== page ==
Apple's iPhone 4S battles the media rumor machine

Apple today released a way faster, better, dare we say "fixed," iPhone 4, along with a new pricing model for the entire line, designed to hold the flood of Google telephony this spring. But all this and a stack of new iOS features, it appears isn't enough for the media rumor machine, which gave the release a lackluster grade.

Apple today released a way faster, better, dare we say "fixed," iPhone 4, along with a new pricing model for the entire line, designed to hold the flood of Google telephony this spring. But all this and a stack of new iOS features, it appears isn't enough for the media rumor machine, which gave the release a lackluster grade.

Forget the humbug!

The iPhone 4S will ship mid-October from AT&T, Verizon, and as expected Sprint. The 16GB, 32GB and 64GB versions will cost $199,$299 and $399, respectively, with a two-year contract. And the white model will be available at ship date this time.

In an aggressive price move, the iPhone 4 moves to $99 and the iPhone 3GS is now free with a service contract. My colleague Larry Dignan pointed out in a Between the Lines post that this pricing could move the iPhone line across markets.

The impact on the competition will be notable here. The iPhone 4S isn’t 4G, but consumers may not care. Why? With a starting price of $199, the iPhone 4S already undercuts more expensive LTE devices such as the Droid Bionic. The iPhone 4 largely matches feature phones. And the iPhone 3GS is now a prepaid customer’s dream.

These prices will also help drive the iPhone in important new markets worldwide for Apple. In the Q3 financial analyst briefing in mid-summer, Apple said the company had added 42 new carriers and 15 new countries during the quarter. The iPhone and iPad had helped drive Apple into "emerging and developed markets," including China, Brazil and Mexico as well as the Middle East.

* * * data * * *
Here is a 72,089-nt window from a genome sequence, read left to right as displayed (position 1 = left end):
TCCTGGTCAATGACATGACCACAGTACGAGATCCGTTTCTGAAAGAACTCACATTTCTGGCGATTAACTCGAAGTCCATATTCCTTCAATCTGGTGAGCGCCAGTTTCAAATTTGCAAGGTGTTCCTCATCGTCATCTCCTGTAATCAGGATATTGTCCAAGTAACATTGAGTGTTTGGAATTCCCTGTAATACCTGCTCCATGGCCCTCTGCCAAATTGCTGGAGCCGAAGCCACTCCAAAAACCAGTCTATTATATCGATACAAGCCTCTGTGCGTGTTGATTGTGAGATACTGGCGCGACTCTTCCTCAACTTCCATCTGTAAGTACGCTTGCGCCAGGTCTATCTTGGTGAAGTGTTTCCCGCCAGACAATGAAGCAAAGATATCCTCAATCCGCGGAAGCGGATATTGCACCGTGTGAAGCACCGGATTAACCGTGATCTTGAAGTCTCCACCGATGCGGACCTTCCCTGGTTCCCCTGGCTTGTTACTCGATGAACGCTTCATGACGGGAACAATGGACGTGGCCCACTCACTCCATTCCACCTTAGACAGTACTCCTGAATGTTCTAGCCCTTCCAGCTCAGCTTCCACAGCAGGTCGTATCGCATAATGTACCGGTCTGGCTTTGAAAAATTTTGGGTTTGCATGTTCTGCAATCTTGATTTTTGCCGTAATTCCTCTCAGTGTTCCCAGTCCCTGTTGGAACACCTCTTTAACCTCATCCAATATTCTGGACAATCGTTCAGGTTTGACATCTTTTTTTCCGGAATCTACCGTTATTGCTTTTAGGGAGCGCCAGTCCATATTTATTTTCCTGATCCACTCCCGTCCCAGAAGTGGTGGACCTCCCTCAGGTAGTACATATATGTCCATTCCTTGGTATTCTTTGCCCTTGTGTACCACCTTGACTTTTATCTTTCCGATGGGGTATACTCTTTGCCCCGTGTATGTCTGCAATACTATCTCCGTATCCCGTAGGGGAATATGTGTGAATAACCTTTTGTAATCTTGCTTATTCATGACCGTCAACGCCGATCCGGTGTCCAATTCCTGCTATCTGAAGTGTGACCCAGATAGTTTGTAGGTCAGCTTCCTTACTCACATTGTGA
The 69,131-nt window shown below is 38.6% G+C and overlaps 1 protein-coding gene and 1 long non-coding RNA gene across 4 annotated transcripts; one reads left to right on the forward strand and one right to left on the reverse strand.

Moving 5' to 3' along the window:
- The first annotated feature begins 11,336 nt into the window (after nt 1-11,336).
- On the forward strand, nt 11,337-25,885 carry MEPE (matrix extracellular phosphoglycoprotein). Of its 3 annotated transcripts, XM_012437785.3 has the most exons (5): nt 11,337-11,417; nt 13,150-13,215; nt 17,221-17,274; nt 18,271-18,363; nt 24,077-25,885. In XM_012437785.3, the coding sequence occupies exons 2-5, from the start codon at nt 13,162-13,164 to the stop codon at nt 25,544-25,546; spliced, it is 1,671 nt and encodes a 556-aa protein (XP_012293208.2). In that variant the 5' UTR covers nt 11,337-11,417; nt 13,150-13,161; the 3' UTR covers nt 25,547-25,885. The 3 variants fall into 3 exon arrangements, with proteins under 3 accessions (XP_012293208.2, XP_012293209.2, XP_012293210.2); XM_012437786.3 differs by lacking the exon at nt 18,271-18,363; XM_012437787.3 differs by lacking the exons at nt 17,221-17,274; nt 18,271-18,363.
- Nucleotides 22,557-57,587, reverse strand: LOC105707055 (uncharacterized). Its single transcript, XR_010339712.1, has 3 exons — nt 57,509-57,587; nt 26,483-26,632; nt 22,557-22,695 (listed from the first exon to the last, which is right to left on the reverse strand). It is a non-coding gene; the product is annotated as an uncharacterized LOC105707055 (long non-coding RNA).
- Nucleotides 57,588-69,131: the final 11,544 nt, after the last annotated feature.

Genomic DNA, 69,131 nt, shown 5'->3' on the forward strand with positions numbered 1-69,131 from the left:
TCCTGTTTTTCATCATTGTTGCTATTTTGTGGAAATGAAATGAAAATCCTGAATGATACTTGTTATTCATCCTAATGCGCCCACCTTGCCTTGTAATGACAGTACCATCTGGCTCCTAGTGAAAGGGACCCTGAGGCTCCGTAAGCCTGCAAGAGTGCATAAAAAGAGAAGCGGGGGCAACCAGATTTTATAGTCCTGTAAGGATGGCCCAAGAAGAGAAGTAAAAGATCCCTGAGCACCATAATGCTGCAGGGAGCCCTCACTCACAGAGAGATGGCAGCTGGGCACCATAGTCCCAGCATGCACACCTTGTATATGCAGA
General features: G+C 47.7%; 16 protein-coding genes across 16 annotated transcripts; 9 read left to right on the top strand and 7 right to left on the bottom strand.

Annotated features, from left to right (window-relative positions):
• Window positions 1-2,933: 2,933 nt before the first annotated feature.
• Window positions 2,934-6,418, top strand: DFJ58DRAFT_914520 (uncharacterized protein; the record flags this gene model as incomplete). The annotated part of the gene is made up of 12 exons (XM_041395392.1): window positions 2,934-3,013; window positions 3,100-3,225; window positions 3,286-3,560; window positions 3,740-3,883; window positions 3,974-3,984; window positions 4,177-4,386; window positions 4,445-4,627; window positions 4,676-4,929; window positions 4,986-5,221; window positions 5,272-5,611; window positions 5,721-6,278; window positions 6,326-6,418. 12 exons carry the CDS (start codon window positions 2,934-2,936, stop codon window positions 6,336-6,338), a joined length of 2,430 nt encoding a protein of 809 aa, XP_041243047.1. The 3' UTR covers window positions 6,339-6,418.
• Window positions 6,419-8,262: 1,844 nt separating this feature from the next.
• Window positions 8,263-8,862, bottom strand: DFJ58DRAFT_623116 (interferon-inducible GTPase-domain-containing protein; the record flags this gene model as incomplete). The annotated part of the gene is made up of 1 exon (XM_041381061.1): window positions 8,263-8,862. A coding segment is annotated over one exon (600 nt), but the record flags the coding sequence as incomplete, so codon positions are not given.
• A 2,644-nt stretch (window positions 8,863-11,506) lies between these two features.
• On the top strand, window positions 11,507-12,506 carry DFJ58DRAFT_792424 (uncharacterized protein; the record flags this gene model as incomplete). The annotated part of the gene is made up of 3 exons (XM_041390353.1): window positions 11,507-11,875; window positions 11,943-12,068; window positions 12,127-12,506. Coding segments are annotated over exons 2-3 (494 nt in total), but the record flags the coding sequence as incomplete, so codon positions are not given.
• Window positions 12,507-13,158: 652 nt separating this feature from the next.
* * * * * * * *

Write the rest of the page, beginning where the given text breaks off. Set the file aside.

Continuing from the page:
"[This] is great for Apple because these are markets that Apple historically has not been as strong and we're really beginning to see the fruits of our labor in these markets," Apple COO Tim Cook said at the briefing.

I believe that users will find the iPhone 4S's improved processing performance to be the killer new feature. The iPhone 4S uses the iPad’s A5 chip. At the intro event, Apple senior vice president of worldwide product marketing Phil Schiller said the new model is twice as fast as the single-core A4 chip in the previous generation and sports 7x the graphics performance. Of course, gamers will like this speed, but so will the rest of us.

I have been using 3-generation iPhone and waiting for this improved generation of iPhone. The slow performance is painful at times. Even better, the iPhone 4S will offer 14.4Mbps download speeds,  twice the plain iPhone 4's 7.2Mbps speed.

From the outside, the iPhone 4S appears the same as the plain ol' Version 4. And that seems to have bugged the folks expecting an ever thinner and curvier enclosure. However, it's a smart move when we're so close to the holiday selling season, when purchasers of a new machine would want Apple and third-party cases to go along with the phone. With Apple's secrecy, there would be no specialty cases until after the holiday.

According to Schiller at the rollout, the iPhone 4S's best feature is "all about our voice," pointing to the incorporation of Siri voice activation and natural language processing technology in the phone. At the event, Scott Forstall, Apple’s vice president for iOS software, performed a wide range of demonstrations of the voice technology, including complex searches and setting an alarm clock.

The technology is a smart agent: it learns your relationships, the GPS location of your work and schedules. Users can check calendars quickly and set an event.

Check out the video of the iPhone 4S introduction

Here's the fundamental problem that Apple brings for the rest of the device makers: everyone else is making devices, while Apple has created a true hardware and software solution platform for mobile developers. According to Cook at the rollout, Apple has sold 250 million iOS devices so far. And counting. There are some 500,000 apps in the App Store, with 140,000 specifically for the iPad. This is a significant base.

Apple doesn't have to "wow" us with every introduction (even though I am very impressed with the voice integration demonstrations) or defeat Android. Instead, Cupertino can simply offer users what they've come to expect: a workable mobile solution with more apps than you can count, great battery life (I didn't mention that detail), and increasing options in value and carrier. And it all works, which when I talk with some Android users, isn't something that can be taken for granted.